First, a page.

At SLAM 010 there were 15 readers reading across 2 days – Ameena Hussein, Ayadore Santhan, Ashok Ferrey, Shehan Karunatilaka, Malinda Seneviratne, Sumathy Sivamohan, Shehani Gomes, Carl Muller, Liyanage Amarakeerthi, Mark Wilde, Isuru Prasanga, Mahinda Prasad Masimbula, Marlon Ariyasinghe, Namali Premawardena, Dhanuka Bandara, Ashan Weerasinghe and Self. Shehan, who is in Singapore, was represented by Prasad Pereira, while the illusive Mark Wilde (juliet Coombe’s million dollar secret) was foiled by an agent of Sri Serendipity Publishers.
SLAM turned out to be much richer than what we expected. Much richer, I say, for there at the centre of the forum was what many literary forums I have been to in recent years were lacking: the element of debate and opinion. Perhaps, SLAM not being an academic floor (though taking place at the Athenian seat of Peradeniya) prompted provoked exchange; but, this, in my view, is what our literary sphere needs, if it is to evolve as a more progressive discourse.
The flyer promoting SLAM proclaimed that this was a forum that brought together “different positions” in Lankan English creativity. As organizers we wanted to draw on to one floor the main people who were publishing today, representing different views and entry points. A pre-event criticism was whether SLAM was gonna be an “economy class GLF” — our belief was that it was not; and the intensity of the debates and discussions had much to offer us; at least it has left a lot for the readers without borders. There is little reason why it should be otherwise, too, for the critical reader who dropped by us.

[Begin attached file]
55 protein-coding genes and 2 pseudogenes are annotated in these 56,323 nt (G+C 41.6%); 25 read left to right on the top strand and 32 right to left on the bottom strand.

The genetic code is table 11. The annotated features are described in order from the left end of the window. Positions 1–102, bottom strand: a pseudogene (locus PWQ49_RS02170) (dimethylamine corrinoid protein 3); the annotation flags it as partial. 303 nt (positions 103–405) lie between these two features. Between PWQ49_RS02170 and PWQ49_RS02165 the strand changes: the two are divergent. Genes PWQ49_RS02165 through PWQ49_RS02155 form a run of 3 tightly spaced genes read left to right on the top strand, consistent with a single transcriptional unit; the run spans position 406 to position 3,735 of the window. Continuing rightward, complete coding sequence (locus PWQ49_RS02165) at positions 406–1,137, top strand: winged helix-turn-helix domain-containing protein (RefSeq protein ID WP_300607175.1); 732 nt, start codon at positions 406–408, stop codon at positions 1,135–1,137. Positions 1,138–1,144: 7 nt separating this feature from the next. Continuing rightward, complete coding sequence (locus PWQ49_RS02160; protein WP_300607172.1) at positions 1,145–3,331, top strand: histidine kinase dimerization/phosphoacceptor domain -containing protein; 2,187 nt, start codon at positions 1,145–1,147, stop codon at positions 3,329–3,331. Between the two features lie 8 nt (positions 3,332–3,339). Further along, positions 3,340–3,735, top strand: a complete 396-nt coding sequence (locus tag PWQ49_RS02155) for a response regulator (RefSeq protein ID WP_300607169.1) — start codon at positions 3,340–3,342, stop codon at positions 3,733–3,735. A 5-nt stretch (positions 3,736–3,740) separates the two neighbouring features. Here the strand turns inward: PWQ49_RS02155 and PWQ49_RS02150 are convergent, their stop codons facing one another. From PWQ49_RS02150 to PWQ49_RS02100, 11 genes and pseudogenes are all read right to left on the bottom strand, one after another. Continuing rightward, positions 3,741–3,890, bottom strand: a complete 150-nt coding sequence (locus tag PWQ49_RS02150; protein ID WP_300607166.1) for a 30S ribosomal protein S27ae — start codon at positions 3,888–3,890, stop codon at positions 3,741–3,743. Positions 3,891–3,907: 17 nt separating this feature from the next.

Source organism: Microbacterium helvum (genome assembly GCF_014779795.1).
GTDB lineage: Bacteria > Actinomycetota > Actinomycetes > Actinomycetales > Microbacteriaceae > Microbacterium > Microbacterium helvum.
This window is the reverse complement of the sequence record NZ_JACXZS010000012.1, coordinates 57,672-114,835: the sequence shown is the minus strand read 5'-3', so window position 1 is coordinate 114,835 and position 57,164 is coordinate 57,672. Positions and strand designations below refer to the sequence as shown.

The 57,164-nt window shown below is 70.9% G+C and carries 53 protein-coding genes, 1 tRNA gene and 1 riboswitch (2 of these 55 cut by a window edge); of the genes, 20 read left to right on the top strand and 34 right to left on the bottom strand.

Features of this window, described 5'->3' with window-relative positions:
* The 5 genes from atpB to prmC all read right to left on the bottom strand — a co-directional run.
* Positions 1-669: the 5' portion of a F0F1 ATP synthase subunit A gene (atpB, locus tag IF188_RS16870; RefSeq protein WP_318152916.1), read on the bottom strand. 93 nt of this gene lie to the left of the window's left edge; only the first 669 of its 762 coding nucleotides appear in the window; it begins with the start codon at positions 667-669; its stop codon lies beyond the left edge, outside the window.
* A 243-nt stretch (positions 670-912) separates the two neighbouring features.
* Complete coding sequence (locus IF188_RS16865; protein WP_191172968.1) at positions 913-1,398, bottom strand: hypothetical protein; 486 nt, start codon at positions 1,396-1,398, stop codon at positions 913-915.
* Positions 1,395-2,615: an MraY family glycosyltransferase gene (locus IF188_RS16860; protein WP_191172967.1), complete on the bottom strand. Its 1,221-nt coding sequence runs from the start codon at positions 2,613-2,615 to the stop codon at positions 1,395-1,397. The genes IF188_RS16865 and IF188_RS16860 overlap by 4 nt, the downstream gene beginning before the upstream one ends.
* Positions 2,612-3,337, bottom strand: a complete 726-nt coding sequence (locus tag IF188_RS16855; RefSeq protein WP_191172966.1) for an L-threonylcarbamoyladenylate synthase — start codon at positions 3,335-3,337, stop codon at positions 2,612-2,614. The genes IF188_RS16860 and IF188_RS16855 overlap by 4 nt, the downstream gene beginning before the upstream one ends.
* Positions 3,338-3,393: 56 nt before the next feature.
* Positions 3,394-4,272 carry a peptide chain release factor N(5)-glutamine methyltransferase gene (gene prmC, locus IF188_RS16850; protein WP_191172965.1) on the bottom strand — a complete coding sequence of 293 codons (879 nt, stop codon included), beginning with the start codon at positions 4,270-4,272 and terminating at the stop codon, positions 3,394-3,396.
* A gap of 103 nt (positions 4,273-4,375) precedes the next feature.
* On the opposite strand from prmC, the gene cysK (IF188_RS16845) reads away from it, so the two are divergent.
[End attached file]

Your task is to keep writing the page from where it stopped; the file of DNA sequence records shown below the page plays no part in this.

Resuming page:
Sri Lankan English writing is largely “Colombo-centric”. This is a fact we have to admit; nor should there be a problem in that. It is equally a largely “upper-than-middle-class” literature. The publishing, the marketing and the promoting of literature often takes place concentric to the above definitions. Then, at strategic locations away from this centre – but, in turn, interacting with it and moving around it all the same – there are the “rest of us”. SLAM was the forum where readers from either end, and many who are un/consciously located in between this varied spectrum met. The arguments were insistent and provocative, perhaps, because of this very reason. The boiling point was consistently on the cards, because their positions were represented and defended with passion. For once, the scrub brush and the back scratch was kept out and open debate issued.